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Reservoir Dogs: The Screenplay Paperback – June 7, 2000
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Tarantino's writing is so clever and realistic. These people talk like real people! If you see movies about criminals, they're always talking about the heist, how big and bad they are, and what they would do if the cops would try to take them down. Have you ever heard a criminal trying to explain the orgin of Madonna's "Like a Virgin?" Have you heard a criminal explain why he doesn't believe in tipping? Or, have you ever seen a criminal dance to the song "Stuck in the Middle with You?" just before brutally torturing a cop? Of course not! That's why the material works and is so original. We actually believe these characters created out of fiction are real. And that's what's so great about it.
Here's a quick description of the story: Things go horribly wrong when perfect strangers plan to pull off the perfect caper. As it turns out, they were set up...but by who? Now, they must uncover the rat in the house before the cops are able to get them. In a crime/noir where no one is safe and everyone fears each other, ANYTHING is possible.
The book includes photos from the movie, as well as things that were either cut out from the movie or added in later. Pretty cool, if you ask me. That way, it's like you're experiencing it for the very first time.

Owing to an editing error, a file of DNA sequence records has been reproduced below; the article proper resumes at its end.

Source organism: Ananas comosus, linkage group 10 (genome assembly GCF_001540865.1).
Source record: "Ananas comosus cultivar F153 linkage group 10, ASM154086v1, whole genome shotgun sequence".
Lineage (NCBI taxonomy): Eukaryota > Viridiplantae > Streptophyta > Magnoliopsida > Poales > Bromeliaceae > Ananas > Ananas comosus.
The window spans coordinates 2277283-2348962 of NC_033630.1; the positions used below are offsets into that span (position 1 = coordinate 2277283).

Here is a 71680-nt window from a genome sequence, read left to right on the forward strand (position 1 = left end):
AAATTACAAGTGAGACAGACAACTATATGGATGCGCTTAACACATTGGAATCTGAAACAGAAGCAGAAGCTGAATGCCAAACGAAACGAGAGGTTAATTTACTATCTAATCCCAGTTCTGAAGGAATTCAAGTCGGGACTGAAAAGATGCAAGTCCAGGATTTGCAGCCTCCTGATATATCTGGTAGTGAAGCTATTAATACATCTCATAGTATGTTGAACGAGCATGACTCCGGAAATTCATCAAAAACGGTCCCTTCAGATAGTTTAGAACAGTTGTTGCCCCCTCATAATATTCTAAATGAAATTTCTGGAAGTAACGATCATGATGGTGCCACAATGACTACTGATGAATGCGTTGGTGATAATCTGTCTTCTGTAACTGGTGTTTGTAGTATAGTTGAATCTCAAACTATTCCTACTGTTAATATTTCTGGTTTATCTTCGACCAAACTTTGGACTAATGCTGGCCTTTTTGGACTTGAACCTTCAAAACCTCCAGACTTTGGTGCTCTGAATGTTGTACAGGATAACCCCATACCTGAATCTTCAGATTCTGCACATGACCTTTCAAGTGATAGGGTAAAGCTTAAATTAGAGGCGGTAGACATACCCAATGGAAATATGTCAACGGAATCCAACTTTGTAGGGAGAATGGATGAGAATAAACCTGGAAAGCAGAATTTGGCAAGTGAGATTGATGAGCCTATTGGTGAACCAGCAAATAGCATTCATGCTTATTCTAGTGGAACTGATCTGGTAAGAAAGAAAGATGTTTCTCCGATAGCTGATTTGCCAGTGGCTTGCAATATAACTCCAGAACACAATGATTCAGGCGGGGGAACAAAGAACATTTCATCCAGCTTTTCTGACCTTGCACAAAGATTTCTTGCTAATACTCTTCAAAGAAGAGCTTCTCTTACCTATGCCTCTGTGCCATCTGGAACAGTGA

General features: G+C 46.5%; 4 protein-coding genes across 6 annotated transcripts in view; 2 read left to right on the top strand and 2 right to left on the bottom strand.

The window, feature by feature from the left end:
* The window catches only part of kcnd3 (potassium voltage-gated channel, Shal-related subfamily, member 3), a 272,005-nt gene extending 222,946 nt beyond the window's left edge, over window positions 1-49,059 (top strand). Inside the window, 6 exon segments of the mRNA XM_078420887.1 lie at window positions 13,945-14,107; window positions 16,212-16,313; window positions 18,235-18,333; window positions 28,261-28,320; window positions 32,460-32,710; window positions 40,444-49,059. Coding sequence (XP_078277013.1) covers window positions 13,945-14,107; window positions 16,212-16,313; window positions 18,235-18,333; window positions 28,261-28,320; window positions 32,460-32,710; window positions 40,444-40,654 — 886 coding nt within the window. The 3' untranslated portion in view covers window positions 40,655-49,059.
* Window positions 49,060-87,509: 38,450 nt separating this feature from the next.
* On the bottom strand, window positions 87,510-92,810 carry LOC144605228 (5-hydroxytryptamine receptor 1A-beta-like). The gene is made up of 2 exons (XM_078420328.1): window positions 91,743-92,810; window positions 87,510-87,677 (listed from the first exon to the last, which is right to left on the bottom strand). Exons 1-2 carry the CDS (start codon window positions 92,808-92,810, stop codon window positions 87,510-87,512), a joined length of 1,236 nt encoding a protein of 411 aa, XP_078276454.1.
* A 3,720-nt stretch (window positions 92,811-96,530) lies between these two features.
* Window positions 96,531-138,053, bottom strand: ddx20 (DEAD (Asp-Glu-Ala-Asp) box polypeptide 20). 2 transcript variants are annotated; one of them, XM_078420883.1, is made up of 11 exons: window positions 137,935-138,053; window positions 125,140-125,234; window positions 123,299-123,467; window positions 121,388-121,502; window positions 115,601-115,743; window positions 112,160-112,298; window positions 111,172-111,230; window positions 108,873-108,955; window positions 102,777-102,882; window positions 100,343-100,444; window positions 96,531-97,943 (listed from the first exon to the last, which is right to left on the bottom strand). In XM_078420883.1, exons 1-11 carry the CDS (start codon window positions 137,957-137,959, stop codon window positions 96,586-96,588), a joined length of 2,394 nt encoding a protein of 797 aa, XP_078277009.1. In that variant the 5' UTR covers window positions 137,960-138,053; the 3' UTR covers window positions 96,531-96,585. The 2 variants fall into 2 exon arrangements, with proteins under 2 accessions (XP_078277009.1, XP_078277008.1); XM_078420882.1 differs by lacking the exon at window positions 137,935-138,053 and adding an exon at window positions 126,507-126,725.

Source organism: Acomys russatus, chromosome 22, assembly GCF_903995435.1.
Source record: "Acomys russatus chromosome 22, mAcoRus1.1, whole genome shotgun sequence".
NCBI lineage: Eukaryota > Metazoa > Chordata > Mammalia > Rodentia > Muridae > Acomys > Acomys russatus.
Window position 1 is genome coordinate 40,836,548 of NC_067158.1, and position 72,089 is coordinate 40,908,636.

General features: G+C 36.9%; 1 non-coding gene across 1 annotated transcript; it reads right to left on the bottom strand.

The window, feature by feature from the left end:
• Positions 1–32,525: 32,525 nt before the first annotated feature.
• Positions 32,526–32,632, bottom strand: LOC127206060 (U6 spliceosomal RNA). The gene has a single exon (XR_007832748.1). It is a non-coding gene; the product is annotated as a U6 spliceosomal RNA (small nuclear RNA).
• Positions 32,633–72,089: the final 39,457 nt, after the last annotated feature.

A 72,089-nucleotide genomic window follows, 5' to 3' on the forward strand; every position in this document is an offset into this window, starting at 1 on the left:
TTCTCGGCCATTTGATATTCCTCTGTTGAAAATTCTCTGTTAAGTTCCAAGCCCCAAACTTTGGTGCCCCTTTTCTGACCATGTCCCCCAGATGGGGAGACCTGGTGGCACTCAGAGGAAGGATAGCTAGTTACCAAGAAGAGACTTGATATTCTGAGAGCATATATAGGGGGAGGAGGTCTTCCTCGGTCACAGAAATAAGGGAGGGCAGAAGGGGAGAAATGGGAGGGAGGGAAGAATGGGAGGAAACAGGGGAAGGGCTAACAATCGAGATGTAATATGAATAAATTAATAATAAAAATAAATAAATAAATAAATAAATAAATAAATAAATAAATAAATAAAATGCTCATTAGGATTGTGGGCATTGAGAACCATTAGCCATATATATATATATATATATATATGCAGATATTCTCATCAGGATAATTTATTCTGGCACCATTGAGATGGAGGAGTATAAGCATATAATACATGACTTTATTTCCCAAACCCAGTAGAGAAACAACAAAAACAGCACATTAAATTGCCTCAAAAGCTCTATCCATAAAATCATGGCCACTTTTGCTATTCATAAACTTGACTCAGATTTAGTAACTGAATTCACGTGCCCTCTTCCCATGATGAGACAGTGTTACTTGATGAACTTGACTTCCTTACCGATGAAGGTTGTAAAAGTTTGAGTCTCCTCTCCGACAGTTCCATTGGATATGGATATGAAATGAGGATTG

Tarantino is a master when it comes to writing and directing. If you loved the movie, then you are bound to enjoy "Reservoir Dogs: The Screenplay," filled with humor, suprises, and a shocking conclusion.
The entire film was shot in a funeral home warehouse (cheap rent)which was used for shooting most scenes and for turning an upstairs room into Mr Orange's flat. There was no big budget for grand sets, costumes, pretty girls and handsome faces but the right mix of creativity, talents, a good script, strong performance of a fine cast and crew that delivered miracles!!
The Tarantino phenomenon began with "Reservoir Dogs", the film written and directed by Quentin Tarantino which won him worldwide acclaim and gave him his first break.
Eight to eighty years old are fascinated by the riveting heist story and moved by the unlikely friendship developed between Tim Roth/Mr Orange (the undercover cop) and Harvey Keitel/Mr White (the veteran criminal who unwittingly took Mr Orange under his wing, cared for him while he was badly wounded and got himself mortally wounded protecting Mr Orange in a shootout which saw him killing his longtime criminal friends Joe Cabot and Nice Guy Eddie for the sake of Mr Orange in a scene made famous by Mr White's line:"Kill that man, you die next.")
In the end, because of honour and friendship, Mr Orange told Mr White the truth and was executed point blank by a sobbing Mr White who was in turn brought down by a shower of bullets from the arriving police.
The stunned audience will forever carry the poignant image of Cop and Criminal embraced in Death.Read more ›